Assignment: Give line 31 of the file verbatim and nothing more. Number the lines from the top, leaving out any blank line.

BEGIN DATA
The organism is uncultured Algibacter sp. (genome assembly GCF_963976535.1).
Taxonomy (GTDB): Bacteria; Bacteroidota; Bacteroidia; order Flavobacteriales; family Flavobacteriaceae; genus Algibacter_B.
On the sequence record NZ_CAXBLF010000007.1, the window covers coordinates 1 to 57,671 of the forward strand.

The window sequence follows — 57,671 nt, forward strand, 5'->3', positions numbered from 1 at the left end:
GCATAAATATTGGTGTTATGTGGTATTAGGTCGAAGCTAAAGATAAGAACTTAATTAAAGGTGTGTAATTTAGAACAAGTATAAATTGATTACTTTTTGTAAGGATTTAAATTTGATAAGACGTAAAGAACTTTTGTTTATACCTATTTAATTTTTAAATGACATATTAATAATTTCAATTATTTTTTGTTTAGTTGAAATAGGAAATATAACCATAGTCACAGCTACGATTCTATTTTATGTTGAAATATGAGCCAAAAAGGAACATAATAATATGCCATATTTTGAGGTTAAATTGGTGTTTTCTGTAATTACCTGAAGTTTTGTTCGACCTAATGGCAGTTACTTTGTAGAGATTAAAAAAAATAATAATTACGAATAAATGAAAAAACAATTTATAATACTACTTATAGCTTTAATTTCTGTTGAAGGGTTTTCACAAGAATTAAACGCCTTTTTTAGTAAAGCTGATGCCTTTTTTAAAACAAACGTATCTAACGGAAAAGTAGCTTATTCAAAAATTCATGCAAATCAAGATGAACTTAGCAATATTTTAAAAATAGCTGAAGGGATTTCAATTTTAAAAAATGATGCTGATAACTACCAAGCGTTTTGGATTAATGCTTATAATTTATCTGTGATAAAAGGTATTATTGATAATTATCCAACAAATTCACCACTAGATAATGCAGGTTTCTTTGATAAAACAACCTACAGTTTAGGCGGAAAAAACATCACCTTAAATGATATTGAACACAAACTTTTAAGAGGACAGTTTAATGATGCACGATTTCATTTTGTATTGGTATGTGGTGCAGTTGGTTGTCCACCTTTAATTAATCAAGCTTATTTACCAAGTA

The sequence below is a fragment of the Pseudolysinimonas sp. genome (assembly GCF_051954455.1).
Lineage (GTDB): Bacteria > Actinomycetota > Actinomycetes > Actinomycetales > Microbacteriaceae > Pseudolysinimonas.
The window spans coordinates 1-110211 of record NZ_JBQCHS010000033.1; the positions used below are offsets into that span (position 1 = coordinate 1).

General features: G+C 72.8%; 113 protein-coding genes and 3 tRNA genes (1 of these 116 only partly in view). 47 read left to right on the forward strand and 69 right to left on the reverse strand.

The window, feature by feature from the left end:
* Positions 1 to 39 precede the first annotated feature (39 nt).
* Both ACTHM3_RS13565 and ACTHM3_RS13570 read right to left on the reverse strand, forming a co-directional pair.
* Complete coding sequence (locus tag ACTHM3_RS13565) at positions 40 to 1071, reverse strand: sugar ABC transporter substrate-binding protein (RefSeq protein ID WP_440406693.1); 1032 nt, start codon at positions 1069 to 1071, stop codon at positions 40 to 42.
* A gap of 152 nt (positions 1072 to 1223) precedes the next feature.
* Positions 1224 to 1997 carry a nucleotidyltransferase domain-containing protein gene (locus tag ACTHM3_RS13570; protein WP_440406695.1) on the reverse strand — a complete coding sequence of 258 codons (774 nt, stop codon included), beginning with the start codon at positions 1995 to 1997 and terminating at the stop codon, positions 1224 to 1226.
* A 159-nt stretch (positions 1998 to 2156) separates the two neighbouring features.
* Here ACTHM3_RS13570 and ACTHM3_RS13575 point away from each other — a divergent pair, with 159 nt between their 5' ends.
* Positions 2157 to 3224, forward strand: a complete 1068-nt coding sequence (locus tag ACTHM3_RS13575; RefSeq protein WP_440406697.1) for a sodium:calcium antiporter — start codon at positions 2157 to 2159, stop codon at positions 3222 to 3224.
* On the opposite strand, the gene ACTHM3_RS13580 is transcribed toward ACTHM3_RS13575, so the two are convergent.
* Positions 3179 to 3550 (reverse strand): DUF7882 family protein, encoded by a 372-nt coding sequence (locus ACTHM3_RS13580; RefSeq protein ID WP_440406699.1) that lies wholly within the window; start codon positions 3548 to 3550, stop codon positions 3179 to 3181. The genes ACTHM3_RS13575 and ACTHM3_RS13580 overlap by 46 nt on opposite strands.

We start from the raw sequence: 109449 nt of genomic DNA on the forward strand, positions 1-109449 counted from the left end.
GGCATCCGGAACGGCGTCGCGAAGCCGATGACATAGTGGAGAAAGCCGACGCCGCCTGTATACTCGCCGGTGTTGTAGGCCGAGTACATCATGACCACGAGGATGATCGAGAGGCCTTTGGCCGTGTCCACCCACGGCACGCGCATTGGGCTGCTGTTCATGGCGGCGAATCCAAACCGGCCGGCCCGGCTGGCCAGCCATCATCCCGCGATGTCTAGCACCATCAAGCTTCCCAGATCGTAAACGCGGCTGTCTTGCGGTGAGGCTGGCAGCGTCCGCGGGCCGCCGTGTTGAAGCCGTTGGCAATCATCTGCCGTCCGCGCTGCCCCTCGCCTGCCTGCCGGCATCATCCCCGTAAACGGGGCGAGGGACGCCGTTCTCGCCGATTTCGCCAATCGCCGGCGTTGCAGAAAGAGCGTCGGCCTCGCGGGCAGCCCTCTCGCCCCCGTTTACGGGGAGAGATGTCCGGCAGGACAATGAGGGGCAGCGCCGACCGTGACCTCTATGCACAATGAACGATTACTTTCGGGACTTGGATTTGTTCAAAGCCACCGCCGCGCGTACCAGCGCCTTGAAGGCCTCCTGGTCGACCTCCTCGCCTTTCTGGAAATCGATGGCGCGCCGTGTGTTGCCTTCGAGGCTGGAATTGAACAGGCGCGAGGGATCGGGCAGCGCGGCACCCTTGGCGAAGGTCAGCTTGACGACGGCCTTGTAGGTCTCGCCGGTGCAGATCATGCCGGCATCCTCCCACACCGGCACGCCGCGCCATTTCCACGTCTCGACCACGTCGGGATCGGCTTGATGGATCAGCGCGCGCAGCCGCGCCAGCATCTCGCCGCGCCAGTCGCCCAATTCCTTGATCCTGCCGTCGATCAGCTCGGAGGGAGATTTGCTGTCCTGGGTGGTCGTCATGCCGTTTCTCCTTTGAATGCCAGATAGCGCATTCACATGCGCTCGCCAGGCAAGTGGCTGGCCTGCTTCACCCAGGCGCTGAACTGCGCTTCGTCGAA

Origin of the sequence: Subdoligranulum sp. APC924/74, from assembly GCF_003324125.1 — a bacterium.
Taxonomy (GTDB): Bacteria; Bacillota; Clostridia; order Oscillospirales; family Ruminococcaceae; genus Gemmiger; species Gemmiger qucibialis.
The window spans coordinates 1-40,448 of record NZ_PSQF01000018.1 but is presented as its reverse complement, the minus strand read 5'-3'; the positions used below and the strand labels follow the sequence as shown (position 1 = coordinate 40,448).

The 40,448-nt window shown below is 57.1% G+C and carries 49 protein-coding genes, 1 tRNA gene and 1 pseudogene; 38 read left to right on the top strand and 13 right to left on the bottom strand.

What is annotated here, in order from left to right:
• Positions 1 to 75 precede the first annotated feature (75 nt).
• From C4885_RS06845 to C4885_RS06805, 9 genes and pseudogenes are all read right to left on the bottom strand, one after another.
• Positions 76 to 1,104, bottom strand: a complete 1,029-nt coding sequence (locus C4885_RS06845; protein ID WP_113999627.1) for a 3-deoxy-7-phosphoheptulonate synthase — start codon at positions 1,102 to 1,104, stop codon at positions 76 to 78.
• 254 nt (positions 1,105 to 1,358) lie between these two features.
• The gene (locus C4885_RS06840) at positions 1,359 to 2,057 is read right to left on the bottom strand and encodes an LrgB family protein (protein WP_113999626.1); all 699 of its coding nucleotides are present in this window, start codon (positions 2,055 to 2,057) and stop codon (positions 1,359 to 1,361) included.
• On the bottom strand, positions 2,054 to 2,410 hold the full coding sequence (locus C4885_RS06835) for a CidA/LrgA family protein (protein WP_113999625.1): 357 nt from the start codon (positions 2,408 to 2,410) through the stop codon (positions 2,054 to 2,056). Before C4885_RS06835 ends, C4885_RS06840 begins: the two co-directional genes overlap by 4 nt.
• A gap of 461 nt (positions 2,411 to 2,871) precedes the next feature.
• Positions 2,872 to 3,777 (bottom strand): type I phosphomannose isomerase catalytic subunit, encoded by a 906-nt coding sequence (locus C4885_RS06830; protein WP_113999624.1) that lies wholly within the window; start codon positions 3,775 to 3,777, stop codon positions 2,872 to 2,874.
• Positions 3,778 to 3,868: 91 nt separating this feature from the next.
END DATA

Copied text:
• 254 nt (positions 1,105 to 1,358) lie between these two features.